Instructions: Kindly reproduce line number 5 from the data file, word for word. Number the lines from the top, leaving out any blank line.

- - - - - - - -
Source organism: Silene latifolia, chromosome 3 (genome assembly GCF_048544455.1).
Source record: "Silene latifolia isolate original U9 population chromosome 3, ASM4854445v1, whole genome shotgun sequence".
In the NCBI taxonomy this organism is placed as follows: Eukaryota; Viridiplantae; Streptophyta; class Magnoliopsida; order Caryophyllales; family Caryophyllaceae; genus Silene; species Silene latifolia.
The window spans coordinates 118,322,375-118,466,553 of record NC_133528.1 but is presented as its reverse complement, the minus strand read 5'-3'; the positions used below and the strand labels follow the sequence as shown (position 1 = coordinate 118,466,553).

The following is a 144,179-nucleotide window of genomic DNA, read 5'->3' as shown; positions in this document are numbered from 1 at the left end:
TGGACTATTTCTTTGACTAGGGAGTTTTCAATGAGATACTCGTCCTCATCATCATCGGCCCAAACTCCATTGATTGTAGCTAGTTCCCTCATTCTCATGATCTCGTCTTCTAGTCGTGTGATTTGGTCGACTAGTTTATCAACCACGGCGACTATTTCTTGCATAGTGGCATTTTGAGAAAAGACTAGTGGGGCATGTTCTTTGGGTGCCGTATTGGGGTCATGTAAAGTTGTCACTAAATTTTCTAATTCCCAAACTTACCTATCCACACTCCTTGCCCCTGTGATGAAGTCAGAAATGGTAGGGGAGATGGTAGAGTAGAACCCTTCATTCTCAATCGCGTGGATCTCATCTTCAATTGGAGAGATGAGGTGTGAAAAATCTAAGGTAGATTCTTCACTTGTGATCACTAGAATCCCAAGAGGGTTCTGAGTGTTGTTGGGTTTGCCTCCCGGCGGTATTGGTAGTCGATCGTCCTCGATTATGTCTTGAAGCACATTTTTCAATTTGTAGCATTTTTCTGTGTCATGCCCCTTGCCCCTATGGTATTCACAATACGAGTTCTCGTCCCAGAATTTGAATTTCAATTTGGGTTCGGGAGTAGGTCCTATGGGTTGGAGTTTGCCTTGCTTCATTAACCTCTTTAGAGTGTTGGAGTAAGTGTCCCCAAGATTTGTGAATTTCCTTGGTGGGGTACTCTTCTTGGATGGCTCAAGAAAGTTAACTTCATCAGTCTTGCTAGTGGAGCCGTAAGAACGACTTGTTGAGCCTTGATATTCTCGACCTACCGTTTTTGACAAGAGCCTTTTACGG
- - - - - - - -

The following is a 144,179-nucleotide window of genomic DNA, read 5'->3' as shown; positions in this document are numbered from 1 at the left end: